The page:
Friday, August 13, 2010
Rice Ball Record
600! That’s the sales estimate of Rice Balls for the first night of The Feast. This is not just a record, but exceeds by more than 100 the highest amount of rice balls sold on any night of the Feast.
I wrote about this last year here. I of course went to the Rice Ball booth first and this year they are indeed as awesome as ever.
As much fun as there is to have at the annual Italian Street Fair, I don’t think anybody has as much fun as this multi-generational female crew here in the kitchen. The Feast has been going on since 1912. I’m not sure if the Rice Balls have been part of it that long, but they have been part of it for as long as anybody alive can recall. These women are here in the Rectory Kitchen of the Holy Rosary Church every summer, placing the browned ground beef into the Romano cheese and rice, shaping that into a ball, rolling the balls in bread crumbs. They are fried fresh outdoors at the Rice Ball. These are absolutely without question the best Rice Balls you will ever have. But I digress. These women are having the most fun because they continue a tradition, not just of Italian Peasant cuisine, but of giving back to the community. Katie, the ringleader, told me she was born here, baptized at the church, grew up around the corner where she still lives.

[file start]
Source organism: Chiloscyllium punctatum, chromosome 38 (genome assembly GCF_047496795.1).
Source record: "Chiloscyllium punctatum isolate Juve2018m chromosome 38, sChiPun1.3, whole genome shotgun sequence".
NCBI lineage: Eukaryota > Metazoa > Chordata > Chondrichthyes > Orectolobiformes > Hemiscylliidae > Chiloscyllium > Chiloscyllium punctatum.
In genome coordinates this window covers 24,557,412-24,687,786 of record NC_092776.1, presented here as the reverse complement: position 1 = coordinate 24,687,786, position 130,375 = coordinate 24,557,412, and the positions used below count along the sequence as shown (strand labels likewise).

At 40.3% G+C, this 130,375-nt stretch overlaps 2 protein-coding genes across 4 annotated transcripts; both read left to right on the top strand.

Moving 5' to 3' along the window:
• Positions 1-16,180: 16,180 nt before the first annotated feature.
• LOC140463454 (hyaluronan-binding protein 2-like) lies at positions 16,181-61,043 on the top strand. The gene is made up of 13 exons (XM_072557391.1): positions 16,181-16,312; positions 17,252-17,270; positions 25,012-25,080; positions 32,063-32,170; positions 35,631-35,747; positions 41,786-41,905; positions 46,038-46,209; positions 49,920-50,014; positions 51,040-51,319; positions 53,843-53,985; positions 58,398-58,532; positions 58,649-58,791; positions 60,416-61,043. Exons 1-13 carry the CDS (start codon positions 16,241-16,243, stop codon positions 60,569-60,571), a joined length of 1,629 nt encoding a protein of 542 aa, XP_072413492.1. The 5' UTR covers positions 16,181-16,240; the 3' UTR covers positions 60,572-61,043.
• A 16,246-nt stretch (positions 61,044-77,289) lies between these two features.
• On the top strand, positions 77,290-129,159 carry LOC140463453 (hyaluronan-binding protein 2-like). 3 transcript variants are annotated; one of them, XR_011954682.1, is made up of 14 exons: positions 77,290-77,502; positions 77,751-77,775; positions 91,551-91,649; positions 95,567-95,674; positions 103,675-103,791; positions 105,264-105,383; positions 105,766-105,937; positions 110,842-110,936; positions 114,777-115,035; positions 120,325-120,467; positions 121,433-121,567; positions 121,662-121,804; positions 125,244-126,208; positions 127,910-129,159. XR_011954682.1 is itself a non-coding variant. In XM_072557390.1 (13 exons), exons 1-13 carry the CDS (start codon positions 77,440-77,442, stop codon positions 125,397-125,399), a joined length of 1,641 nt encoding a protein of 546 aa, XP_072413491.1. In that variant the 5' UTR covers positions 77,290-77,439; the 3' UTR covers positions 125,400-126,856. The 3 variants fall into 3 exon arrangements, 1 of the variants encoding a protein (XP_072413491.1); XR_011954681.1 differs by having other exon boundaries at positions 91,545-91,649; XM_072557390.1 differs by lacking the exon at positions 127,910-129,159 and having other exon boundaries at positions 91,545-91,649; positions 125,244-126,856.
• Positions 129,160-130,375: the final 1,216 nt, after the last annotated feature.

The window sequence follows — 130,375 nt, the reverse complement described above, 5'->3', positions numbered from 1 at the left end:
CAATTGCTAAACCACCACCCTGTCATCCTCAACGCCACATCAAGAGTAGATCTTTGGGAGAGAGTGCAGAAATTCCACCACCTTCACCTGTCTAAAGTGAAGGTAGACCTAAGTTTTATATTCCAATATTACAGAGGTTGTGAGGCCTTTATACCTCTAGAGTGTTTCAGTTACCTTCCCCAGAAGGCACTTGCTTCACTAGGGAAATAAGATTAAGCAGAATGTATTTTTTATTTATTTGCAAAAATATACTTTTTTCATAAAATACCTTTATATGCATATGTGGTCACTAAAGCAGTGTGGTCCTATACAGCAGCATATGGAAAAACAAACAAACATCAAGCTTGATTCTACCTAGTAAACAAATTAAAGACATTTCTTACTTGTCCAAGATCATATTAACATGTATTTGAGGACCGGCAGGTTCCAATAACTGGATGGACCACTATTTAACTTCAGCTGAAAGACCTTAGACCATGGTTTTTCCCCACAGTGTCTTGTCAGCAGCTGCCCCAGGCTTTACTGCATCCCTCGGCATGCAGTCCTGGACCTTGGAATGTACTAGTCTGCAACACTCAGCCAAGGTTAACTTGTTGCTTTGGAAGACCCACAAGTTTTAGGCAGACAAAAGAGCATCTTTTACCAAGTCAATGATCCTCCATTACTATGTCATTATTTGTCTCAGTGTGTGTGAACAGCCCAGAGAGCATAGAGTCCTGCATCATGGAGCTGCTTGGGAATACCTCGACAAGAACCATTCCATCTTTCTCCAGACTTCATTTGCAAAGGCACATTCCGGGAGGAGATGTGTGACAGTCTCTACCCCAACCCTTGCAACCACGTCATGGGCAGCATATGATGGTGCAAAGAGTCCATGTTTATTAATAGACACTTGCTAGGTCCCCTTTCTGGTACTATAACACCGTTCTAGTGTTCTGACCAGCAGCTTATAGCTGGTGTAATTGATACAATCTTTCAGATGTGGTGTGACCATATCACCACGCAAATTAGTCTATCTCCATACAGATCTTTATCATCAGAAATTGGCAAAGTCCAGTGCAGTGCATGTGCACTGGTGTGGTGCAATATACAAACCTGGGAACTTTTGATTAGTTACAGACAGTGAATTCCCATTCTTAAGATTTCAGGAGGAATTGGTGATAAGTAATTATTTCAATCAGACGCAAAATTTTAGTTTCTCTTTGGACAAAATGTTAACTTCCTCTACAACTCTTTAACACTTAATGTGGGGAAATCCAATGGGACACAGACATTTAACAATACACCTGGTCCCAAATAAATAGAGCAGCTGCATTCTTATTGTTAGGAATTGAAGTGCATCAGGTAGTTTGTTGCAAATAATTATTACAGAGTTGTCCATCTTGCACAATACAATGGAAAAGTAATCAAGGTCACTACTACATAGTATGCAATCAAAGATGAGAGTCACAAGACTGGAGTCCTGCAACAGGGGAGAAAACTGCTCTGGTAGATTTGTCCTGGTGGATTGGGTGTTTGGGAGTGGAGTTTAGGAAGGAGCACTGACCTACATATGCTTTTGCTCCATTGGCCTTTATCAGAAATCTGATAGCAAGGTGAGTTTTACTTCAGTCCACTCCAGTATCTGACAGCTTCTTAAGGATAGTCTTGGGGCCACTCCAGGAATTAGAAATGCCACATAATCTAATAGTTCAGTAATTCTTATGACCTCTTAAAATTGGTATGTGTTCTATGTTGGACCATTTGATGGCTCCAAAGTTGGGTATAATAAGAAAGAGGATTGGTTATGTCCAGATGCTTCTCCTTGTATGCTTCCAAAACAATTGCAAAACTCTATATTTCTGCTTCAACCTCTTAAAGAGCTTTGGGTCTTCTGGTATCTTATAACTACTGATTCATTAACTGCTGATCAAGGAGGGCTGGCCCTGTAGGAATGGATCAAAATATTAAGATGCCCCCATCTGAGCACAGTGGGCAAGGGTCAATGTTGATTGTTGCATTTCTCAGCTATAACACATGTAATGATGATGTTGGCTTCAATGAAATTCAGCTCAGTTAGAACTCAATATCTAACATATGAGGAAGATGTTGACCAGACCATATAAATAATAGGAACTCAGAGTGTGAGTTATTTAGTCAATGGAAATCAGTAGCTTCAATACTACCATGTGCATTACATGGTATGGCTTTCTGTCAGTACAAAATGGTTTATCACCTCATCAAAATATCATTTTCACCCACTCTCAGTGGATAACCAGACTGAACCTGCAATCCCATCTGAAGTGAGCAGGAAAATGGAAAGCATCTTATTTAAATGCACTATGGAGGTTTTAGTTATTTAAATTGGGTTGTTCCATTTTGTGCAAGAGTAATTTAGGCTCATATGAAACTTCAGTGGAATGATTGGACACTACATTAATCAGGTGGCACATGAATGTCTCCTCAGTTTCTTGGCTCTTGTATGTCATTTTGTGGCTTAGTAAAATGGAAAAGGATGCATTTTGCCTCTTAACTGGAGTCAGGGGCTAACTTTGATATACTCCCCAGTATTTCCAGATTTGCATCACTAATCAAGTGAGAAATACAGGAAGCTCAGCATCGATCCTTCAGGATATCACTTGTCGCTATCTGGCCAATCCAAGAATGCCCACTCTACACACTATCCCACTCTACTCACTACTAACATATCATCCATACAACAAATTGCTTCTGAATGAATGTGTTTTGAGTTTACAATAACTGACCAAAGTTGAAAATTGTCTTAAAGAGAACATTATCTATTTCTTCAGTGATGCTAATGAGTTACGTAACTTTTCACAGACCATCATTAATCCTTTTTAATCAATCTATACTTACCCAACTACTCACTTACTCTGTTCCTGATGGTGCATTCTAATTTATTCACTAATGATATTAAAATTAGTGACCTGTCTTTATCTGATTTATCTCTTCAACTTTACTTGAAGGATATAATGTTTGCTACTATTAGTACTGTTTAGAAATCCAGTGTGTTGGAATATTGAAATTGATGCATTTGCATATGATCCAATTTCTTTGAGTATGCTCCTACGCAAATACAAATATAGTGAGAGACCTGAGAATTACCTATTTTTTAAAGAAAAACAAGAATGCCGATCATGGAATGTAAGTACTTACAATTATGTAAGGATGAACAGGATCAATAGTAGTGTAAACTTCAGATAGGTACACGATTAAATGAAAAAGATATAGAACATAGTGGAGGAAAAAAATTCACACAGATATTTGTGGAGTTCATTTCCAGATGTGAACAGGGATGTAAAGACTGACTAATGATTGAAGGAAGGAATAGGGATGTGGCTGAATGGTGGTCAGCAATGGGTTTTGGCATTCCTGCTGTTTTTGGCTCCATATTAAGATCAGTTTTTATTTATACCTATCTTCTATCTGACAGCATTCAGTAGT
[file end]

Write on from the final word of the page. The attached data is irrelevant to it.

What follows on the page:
I’ve been around Italian-Americans and Italian American culture my whole life. While the king may receive deference and respect, the power behind the throne, the real strength of the kingdom, is in the kitchen. It’s entirely matriarchal. This feast honors the Assumption of the Virgin Mother, which is like rooted in some heavy Catholic mysticism, so it seems appropriate that the maternal nature of the celebration is echoed here in this kitchen, which was filled with laughter and joy—not to mention the utterly delectable aromas of Rice Ball production—and rapid fire wisecracks.
“You’ll go to heaven, all the work you do here.”
“We’re not doing this to go to heaven; we’re doing it to raise money.”
“Maybe it’s a plenary indulgence.”
“That’s right, I’m rolling Rice Balls for the Souls in Purgatory.”
“A lot of people don’t believe in purgatory anymore.”
“Of course there’s a purgatory. The way people live these days, you think they’re going straight to heaven?”
I tried to take an action shot, because I like candid, but that didn’t seem to be happening. Even they posed they were still working the rice. When the crew got into position Katie said, “Make sure you get the 4C bread crumbs in the picture.”
Then I was told, they sent 4C copies of my blog post on the Rice Balls and 4C sent them coupons. I may not get that Pulitzer, but I’m able to get bread crumb coupons for a good cause. But the fact is, while my bread crumb needs are few, I’ll never use another brand. After meeting these women and eating what they prepare, only a fool would fail to follow their bread crumb recommendation.